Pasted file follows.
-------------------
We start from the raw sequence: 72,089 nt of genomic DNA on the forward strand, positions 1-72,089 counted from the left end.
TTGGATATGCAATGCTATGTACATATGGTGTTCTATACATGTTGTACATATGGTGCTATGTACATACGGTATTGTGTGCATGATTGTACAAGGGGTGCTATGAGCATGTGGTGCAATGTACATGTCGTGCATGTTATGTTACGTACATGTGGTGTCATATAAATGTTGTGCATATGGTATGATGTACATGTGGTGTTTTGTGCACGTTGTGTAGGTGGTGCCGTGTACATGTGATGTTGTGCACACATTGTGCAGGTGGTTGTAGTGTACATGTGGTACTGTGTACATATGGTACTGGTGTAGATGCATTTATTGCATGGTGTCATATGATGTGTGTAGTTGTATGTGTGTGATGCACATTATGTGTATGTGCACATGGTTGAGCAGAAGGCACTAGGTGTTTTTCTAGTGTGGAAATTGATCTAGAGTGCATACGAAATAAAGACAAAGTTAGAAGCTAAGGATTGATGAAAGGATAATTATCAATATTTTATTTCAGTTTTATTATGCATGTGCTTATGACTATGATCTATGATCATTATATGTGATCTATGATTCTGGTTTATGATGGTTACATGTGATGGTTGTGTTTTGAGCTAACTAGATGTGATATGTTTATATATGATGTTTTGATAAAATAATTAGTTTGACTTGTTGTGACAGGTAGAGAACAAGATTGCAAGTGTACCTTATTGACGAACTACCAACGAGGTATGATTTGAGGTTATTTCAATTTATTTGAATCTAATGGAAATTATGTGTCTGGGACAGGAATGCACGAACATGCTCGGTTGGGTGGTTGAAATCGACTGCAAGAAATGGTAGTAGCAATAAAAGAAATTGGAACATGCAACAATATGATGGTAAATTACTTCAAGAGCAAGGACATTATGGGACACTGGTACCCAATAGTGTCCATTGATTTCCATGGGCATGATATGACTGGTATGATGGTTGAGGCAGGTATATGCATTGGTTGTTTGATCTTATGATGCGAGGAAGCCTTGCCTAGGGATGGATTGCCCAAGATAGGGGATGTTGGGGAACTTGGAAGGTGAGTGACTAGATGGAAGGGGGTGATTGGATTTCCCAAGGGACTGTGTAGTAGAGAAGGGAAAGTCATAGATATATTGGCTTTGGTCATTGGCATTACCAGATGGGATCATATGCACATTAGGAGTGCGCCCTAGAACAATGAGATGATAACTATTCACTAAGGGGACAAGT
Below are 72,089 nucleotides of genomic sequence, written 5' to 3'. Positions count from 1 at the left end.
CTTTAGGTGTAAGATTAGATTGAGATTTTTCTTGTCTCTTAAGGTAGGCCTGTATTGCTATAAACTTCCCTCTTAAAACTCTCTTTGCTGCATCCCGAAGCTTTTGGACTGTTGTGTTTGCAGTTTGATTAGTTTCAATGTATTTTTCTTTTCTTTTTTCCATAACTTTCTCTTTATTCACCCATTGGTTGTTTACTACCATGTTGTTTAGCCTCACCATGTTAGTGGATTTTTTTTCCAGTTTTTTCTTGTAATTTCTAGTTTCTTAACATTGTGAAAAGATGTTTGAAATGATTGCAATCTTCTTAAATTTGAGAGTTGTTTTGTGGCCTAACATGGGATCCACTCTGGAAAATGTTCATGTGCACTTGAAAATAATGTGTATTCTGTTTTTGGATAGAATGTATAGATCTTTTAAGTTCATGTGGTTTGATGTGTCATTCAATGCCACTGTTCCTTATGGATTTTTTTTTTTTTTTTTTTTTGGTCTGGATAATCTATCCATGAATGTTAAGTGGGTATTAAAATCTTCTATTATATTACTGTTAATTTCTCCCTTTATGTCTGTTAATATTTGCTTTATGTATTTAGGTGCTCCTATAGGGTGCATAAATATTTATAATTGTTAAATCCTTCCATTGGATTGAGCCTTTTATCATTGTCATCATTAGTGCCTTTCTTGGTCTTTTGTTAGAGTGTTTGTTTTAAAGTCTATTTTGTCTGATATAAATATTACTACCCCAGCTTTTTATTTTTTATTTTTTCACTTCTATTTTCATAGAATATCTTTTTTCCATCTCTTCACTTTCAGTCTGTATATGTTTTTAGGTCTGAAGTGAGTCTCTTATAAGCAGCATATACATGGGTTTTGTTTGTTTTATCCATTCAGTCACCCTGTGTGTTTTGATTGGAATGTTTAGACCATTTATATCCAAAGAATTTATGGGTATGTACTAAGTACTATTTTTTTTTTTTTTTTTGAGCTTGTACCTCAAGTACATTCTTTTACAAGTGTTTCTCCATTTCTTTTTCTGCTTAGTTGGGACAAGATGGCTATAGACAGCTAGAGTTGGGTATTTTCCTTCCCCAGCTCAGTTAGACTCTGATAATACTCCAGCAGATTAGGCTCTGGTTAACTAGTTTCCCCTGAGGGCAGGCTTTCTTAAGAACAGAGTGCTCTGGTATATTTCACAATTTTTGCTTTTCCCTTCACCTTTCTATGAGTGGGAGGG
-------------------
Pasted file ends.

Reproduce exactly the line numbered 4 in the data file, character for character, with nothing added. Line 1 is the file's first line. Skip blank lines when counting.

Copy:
CTTTAGGTGTAAGATTAGATTGAGATTTTTCTTGTCTCTTAAGGTAGGCCTGTATTGCTATAAACTTCCCTCTTAAAACTCTCTTTGCTGCATCCCGAAGCTTTTGGACTGTTGTGTTTGCAGTTTGATTAGTTTCAATGTATTTTTCTTTTCTTTTTTCCATAACTTTCTCTTTATTCACCCATTGGTTGTTTACTACCATGTTGTTTAGCCTCACCATGTTAGTGGATTTTTTTTCCAGTTTTTTCTTGTAATTTCTAGTTTCTTAACATTGTGAAAAGATGTTTGAAATGATTGCAATCTTCTTAAATTTGAGAGTTGTTTTGTGGCCTAACATGGGATCCACTCTGGAAAATGTTCATGTGCACTTGAAAATAATGTGTATTCTGTTTTTGGATAGAATGTATAGATCTTTTAAGTTCATGTGGTTTGATGTGTCATTCAATGCCACTGTTCCTTATGGATTTTTTTTTTTTTTTTTTTTTGGTCTGGATAATCTATCCATGAATGTTAAGTGGGTATTAAAATCTTCTATTATATTACTGTTAATTTCTCCCTTTATGTCTGTTAATATTTGCTTTATGTATTTAGGTGCTCCTATAGGGTGCATAAATATTTATAATTGTTAAATCCTTCCATTGGATTGAGCCTTTTATCATTGTCATCATTAGTGCCTTTCTTGGTCTTTTGTTAGAGTGTTTGTTTTAAAGTCTATTTTGTCTGATATAAATATTACTACCCCAGCTTTTTATTTTTTATTTTTTCACTTCTATTTTCATAGAATATCTTTTTTCCATCTCTTCACTTTCAGTCTGTATATGTTTTTAGGTCTGAAGTGAGTCTCTTATAAGCAGCATATACATGGGTTTTGTTTGTTTTATCCATTCAGTCACCCTGTGTGTTTTGATTGGAATGTTTAGACCATTTATATCCAAAGAATTTATGGGTATGTACTAAGTACTATTTTTTTTTTTTTTTTTGAGCTTGTACCTCAAGTACATTCTTTTACAAGTGTTTCTCCATTTCTTTTTCTGCTTAGTTGGGACAAGATGGCTATAGACAGCTAGAGTTGGGTATTTTCCTTCCCCAGCTCAGTTAGACTCTGATAATACTCCAGCAGATTAGGCTCTGGTTAACTAGTTTCCCCTGAGGGCAGGCTTTCTTAAGAACAGAGTGCTCTGGTATATTTCACAATTTTTGCTTTTCCCTTCACCTTTCTATGAGTGGGAGGG